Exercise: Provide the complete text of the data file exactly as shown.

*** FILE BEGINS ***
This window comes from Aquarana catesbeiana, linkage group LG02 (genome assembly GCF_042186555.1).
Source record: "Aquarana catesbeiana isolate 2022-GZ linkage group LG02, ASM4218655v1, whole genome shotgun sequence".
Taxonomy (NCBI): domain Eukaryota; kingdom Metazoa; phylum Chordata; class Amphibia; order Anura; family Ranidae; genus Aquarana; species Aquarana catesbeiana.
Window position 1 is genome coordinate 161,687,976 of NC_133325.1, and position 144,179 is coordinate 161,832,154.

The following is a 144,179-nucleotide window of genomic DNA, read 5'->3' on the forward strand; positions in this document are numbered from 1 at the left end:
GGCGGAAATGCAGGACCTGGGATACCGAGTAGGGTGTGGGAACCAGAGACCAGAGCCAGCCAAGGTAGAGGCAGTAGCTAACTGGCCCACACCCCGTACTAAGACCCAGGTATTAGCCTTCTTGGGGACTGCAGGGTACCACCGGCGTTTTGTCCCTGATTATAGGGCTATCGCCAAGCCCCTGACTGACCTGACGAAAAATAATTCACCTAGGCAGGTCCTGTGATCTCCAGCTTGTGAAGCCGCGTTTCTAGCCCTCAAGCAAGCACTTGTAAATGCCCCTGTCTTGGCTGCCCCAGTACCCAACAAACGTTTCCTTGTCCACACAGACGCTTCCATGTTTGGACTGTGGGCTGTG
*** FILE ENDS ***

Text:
This window comes from Aquarana catesbeiana, linkage group LG02 (genome assembly GCF_042186555.1).
Source record: "Aquarana catesbeiana isolate 2022-GZ linkage group LG02, ASM4218655v1, whole genome shotgun sequence".
Taxonomy (NCBI): domain Eukaryota; kingdom Metazoa; phylum Chordata; class Amphibia; order Anura; family Ranidae; genus Aquarana; species Aquarana catesbeiana.
Window position 1 is genome coordinate 161,687,976 of NC_133325.1, and position 144,179 is coordinate 161,832,154.

The following is a 144,179-nucleotide window of genomic DNA, read 5'->3' on the forward strand; positions in this document are numbered from 1 at the left end:
GGCGGAAATGCAGGACCTGGGATACCGAGTAGGGTGTGGGAACCAGAGACCAGAGCCAGCCAAGGTAGAGGCAGTAGCTAACTGGCCCACACCCCGTACTAAGACCCAGGTATTAGCCTTCTTGGGGACTGCAGGGTACCACCGGCGTTTTGTCCCTGATTATAGGGCTATCGCCAAGCCCCTGACTGACCTGACGAAAAATAATTCACCTAGGCAGGTCCTGTGATCTCCAGCTTGTGAAGCCGCGTTTCTAGCCCTCAAGCAAGCACTTGTAAATGCCCCTGTCTTGGCTGCCCCAGTACCCAACAAACGTTTCCTTGTCCACACAGACGCTTCCATGTTTGGACTGTGGGCTGTG